If anything, Rand Paul managed to bring to the forefront an issue that most in the mainstream media haven't really covered. Politically, the groundswell of support for Senator Rand Paul, particularly on Twitter, was remarkable. Perhaps this is just the type of principled leadership that conservative Americans have been craving, though some within the Republican leadership apparently beg to differ.
Michael Crowley at Swampland notes that McCain and Graham have long approached politics from a different angle than the Tea Party:
Tea Party activists still haven't forgiven Graham for the way he played footsie with Obama early in the President's first term on issues ranging from immigration to climate change to closing the Guantanamo Bay prison camp. Back then, Graham almost seemed to revel in defying his party's base. "Everything I'm doing now ... is completely opposite of where the Tea Party movement's at," Graham told the New York Times in June 2010. He called the movement "just unsustainable" and said, "It will die out." It didn't, of course, and Graham has since backed away from his conciliatory positions.
But in Washington you can smack someone with one hand while extending the other for a handshake. Which is why McCain and Graham are keen to make it clear they carry no grudge against Obama. "I've been the same way with other Presidents. I called for the resignation of Rumsfeld over Iraq," McCain says. "It's not personal," Graham says. "This is a business to me. You disagree on Monday, and on Tuesday you work together."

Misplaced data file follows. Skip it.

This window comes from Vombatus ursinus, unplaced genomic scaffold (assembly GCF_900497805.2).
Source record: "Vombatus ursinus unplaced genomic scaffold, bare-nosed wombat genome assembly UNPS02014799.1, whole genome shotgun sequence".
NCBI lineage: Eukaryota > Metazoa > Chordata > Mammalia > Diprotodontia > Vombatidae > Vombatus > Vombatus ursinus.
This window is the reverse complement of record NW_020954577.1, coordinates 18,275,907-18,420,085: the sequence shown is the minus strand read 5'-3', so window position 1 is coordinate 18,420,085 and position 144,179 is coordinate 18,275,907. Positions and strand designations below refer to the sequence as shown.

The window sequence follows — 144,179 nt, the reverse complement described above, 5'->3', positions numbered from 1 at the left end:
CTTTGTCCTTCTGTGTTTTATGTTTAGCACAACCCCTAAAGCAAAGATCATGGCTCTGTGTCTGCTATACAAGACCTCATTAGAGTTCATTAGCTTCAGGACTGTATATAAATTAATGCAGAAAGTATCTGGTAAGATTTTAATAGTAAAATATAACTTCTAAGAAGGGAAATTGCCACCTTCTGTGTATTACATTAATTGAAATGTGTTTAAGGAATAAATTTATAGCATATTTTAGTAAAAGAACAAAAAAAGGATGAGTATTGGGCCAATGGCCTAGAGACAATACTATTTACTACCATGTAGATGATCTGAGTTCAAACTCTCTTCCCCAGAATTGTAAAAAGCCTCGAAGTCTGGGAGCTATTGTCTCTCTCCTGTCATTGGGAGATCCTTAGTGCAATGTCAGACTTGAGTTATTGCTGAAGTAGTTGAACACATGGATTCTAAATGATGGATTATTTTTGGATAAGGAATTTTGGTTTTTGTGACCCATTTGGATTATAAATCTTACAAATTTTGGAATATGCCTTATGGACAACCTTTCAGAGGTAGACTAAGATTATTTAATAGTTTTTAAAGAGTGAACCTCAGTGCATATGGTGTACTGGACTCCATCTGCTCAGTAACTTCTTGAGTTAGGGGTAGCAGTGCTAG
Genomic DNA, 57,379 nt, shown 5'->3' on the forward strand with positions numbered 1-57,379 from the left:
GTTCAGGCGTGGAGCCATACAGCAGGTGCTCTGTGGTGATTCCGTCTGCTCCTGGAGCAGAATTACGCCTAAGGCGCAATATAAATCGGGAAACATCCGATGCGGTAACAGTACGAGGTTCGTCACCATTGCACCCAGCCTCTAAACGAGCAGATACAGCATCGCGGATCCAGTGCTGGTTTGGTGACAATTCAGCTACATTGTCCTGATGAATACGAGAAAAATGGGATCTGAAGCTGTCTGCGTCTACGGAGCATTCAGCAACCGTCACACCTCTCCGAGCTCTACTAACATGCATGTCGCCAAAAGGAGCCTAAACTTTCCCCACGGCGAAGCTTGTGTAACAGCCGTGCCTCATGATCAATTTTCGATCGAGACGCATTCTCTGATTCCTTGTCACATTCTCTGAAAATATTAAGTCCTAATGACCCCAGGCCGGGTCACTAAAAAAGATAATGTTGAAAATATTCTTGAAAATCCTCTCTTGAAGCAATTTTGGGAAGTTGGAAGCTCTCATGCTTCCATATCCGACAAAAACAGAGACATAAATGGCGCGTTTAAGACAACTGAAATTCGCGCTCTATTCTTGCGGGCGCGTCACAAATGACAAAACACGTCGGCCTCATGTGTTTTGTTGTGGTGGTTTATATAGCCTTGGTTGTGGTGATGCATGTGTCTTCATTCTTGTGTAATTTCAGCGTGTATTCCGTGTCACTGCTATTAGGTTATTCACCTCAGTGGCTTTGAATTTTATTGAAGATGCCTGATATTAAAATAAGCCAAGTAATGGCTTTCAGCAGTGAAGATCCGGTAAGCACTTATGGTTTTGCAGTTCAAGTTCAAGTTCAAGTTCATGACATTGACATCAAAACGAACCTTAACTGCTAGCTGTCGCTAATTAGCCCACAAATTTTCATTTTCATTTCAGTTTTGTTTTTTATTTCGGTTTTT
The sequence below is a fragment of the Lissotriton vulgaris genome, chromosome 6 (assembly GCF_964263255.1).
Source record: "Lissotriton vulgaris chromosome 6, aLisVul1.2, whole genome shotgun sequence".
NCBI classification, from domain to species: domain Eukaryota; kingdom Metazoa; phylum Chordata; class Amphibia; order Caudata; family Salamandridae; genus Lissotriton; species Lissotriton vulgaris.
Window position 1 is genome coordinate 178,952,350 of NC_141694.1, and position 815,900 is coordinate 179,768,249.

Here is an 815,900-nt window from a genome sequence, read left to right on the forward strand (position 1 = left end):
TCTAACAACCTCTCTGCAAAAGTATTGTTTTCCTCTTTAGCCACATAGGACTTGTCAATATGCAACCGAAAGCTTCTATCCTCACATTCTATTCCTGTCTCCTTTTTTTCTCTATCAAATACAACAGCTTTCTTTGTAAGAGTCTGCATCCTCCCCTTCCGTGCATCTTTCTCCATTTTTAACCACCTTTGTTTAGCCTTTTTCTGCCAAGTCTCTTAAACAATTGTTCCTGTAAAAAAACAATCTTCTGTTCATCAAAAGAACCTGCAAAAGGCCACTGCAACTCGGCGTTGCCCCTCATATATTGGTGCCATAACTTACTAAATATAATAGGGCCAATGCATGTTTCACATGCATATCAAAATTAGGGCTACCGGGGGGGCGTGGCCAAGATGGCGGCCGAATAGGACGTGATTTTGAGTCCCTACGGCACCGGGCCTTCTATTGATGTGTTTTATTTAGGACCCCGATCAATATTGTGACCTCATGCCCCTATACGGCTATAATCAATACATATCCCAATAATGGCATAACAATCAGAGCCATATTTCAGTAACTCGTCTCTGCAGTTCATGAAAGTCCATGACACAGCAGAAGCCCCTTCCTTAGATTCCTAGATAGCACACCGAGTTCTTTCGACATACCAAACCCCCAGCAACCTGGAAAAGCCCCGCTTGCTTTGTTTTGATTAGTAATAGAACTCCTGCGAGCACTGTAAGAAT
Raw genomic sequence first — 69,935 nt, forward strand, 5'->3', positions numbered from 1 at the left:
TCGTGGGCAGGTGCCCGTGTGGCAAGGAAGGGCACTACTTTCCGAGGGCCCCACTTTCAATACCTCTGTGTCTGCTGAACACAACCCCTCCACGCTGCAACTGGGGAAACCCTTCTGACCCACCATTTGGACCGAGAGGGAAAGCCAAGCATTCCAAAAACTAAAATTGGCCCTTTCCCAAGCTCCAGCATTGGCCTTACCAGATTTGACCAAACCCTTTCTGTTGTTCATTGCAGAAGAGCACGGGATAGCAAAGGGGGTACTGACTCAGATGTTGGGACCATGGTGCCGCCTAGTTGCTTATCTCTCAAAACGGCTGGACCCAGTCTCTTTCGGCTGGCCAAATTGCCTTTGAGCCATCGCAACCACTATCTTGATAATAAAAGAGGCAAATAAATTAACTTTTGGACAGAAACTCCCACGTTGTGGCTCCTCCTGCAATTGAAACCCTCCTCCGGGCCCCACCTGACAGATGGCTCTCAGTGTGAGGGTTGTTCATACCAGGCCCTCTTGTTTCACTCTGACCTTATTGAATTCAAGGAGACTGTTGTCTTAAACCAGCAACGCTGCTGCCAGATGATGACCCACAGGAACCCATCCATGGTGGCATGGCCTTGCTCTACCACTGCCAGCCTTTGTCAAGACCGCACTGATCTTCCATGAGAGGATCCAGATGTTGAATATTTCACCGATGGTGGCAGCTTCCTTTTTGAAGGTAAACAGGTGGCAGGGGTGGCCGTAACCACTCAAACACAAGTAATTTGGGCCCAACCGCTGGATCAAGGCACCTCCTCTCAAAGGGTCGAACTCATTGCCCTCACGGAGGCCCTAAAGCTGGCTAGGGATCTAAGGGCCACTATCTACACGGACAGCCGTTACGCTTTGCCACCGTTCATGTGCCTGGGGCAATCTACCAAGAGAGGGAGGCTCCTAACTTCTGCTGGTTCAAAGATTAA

Steve Benen of the Maddow Blog doubts the goodwill dinner is really an indication that Washington is ready to work together:
[T]here's a predictable trajectory to this process that we've seen before. I hate to sound like a cynic, but consider the usual pattern: a Republican says, "We demand President Obama support X." The White House says, "Fine, we're willing to put X on the table." At which point Republicans respond, "We no longer accept X; and now demand Obama support Y."
I'm glad the participants at last night's dinner had a good time, and if some GOP senators learned something about the president's offer they did not previously know, it was probably time well spent. But are Republicans now (or will they ever be) open to new revenue? Can they apply savings from closed tax loopholes to deficit reduction instead of more tax cuts? Will their desire for a deal outweigh their fear of a primary challenge?
Kevin Drum of Mother Jones also questioned the practical implications of Obama's meal with Republicans:
I doubt very much that it will accomplish anything. LBJ's legendary schmoozing, the touchstone for this kind of thing, has always been overhyped, but even at the height of his powers he would have had little luck with the kind of Congress Obama has to deal with. It's true that there have long been a few Republican senators willing to break ranks on taxes, but there's little reason to think the rest of them will be swayed by any kind of sweet talk or detailed white papers. And that goes double for the House. It's just not in the cards. This stuff is driven by policy and ideology, not by personalities.
- Read Robert Schlesinger: Balance, Paul Ryan's Budget, and Why the GOP Thinks Voters Are Dumb
- Read Ford O'Connell: Republicans Should Give Obama What He Wants: Gridlock